The best way to understand the role of Fintech in the business of lending is to study a successful real life case study. Happy Loans a business of ArthImpact Finserve Pvt. Ltd. is a representative example and clear case study of how Fintech lenders address the needs of the MSME segment. Happy Loans in its current business model provides loans against receivables to retail merchants. Happy Loans focuses on retail merchants who have been acquired by merchant aggregators. Aggregators have a record of electronic transactions of their merchants done through open loop payment systems, mobile wallets, remittance mechanisms etc. Aggregators are also the channel through which merchants receive their dues through daily settlement. A tie-up with such aggregators gives Happy Loans access to electronic transaction data used for credit underwriting. The aggregator also enables the repayment of loans disbursed through daily split settlement of electronic transactions at a merchant outlet. The entire value chain of prospect acquisition, credit underwriting, loan disbursement and repayment is completely digital thus bypassing the need for brick and mortar stores, physical documents and lengthy wait times. Happy Loan’s business model is supported by an AI engine which performs credit underwriting based on transaction data thus making redundant data points like income statements, credit history and credit score. Happy Loans and other similar companies are providing access to credit to the underserved segments of Indian borrowers, providing much needed capital and more importantly an entry into the world of organized financing. Borrowers get loans at competitive interest rates and an opportunity to build credit history. These companies are building profitable businesses by serving the underserved and thus creating immense social and economic impact.
Established business models
Today the Fintech lending business in India has evolved into multiple different models:
Point of Sale transactions based lending
This is the model that Happy Loans works on today. Credit is extended using data of electronic transactions at POS and against future receivables at POS
Bank Fintech partnership model
In specific segments (travel, food and hospitality for eg.) banks have tied up with Fintech companies that source and underwrite potential borrowers for banks. Indifi is an example of the same.
Invoice discounting exchanges
Some Fintech companies like KredX operate exchanges where unpaid invoices can be discounted by SMEs to a network of financiers (Banks, NBFCs), wealth managers and retail investors
Marketplaces like PaisaBazaar connect borrowers with financial institutions. They provide the value add of digitizing the entire supply chain to provide borrowers with a seamless digital experience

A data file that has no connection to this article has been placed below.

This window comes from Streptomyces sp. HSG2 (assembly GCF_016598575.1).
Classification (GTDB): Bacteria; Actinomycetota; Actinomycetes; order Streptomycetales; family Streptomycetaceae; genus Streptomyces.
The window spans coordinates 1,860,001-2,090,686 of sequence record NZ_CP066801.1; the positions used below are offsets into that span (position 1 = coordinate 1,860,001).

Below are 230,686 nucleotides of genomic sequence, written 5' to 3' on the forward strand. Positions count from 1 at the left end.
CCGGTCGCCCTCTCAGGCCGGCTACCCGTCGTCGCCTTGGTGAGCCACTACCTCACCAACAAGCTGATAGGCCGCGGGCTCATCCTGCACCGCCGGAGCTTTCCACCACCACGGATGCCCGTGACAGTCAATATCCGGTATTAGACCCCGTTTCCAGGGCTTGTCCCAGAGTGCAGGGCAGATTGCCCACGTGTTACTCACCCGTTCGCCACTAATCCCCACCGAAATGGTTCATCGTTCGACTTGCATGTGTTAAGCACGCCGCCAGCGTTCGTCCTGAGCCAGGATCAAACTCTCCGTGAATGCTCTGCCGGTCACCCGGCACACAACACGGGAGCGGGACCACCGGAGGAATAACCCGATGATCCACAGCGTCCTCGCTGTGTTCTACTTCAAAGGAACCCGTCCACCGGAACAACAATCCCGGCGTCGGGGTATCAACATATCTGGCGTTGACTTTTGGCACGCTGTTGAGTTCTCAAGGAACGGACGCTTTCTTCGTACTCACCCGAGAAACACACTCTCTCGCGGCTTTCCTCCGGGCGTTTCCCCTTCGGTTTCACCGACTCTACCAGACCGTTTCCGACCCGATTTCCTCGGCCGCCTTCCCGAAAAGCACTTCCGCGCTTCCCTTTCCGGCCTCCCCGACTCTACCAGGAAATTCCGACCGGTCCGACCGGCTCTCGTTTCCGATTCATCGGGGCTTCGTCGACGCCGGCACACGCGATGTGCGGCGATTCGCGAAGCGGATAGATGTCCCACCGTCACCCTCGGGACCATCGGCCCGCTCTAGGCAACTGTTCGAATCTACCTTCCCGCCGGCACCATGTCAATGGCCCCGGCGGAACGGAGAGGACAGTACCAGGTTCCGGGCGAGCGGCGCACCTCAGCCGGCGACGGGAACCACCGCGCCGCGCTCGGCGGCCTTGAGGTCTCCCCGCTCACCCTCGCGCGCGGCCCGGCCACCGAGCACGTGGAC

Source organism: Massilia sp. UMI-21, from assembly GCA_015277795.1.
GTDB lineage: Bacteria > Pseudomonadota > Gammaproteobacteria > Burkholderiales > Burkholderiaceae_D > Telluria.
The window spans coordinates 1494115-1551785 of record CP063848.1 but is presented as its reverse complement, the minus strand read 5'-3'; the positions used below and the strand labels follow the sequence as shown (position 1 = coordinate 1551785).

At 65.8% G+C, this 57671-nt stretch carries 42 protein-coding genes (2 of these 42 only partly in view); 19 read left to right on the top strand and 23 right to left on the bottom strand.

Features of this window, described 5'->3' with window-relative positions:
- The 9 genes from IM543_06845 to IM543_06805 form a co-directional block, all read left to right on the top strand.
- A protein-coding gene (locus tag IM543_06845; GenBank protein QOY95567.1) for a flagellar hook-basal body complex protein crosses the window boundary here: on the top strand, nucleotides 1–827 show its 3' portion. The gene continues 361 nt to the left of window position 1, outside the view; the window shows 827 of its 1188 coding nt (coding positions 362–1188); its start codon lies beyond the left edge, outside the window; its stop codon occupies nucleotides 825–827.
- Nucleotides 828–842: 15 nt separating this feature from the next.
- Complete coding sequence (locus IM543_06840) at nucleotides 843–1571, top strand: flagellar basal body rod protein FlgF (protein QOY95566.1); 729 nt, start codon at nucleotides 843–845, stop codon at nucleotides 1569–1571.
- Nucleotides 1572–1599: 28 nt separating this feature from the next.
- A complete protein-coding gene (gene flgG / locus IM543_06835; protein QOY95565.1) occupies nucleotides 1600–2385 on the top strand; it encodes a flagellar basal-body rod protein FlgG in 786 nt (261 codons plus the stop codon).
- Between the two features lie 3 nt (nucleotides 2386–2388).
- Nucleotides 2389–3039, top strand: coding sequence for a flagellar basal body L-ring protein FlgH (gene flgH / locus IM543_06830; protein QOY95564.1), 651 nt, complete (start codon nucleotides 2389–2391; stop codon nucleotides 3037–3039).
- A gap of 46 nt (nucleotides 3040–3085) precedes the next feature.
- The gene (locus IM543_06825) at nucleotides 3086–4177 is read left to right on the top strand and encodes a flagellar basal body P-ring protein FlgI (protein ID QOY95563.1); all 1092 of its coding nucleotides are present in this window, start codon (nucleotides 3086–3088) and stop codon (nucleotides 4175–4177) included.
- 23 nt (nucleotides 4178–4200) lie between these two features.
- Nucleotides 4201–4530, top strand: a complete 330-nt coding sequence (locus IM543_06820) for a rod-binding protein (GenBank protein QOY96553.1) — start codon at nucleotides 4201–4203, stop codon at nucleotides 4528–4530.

Bank led digital models
Banks like Kotak Mahindra Bank are using their digital platforms to sell loan products and acquire new to banking credit card customers
Companies that exist in entirely different businesses are entering the lending space in order to lend to their captive customer base either directly by setting up NBFCs (like Flipkart) or by partnering with financial institutions (like Ola)
Companies like Faircent have set up P2P lending platforms in order to connect borrowers to affluent individuals with excessive liquidity. The Individual nature of lenders as opposed to institutions separates this model from marketplaces.
Today digital lending has reached an estimated annual disbursement value of USD 75 bn (INR 5.4 tn). Spread over a 5 year period, from 2019 to 2023, BCG estimates the total market size for Fintech lending to be USD 1 tn (INR 72 tn). The size of the pie today drives a lot of start-up and investor activity. The space is segmented and with maturity there will be consolidation. For winning business models and successful companies the payoff is huge. The underlying product that is sold – credit, is essentially a commodity. In that sense the companies that will succeed are companies who innovate in terms of accessing customers and servicing their needs while building mechanisms and relationships that enable them to keep their own cost of funds low and their pricing competitive.
Some likely future developments within this industry:
Traditional lenders will form exclusive or near exclusive tie-ups with Fintech companies
For traditional lenders this business model is new and it involves fundamental changes in processes. It is possible that these large banks and corporations may develop nimble teams that target this opportunity. A much likelier scenario is the creation of contractual tie-ups between traditional lenders and Fintech companies that grant access to low cost funds to Fintech lenders while providing secured access to this borrower segment for traditional lenders
The use of alternative data for credit underwriting will increase
The very lack of credit scores and credit history amongst a huge section of potential Indian borrowers dictates the demand for alternative data. The success of alternative data at current scale validates its usability at much larger scales. As Fintech lenders grow, alternative data and AI based learning algorithms will become increasingly important and necessary
Trusted third party data platforms will emerge
CIBIL and other credit rating agencies play an important role in the lending business today. Similarly a host of third party data platforms integrating and processing data from multiple alternate sources and providing the platform as a service to lenders are likely to emerge as an adjunct business to Fintech lending
The future for this industry is one of growth and profitability while at the same time closing the crippling credit gap in India thus boosting economic growth and creating social impact. Fintech lending will gain market share initially in segments underserved, and progressively in adequately served segments transforming the traditional lending business model completely.
Disclaimer: The opinions expressed within this article are the personal opinions of the author. The facts and opinions appearing in the article do not reflect the views of DLAI and DLAI does not assume any responsibility or liability for the same.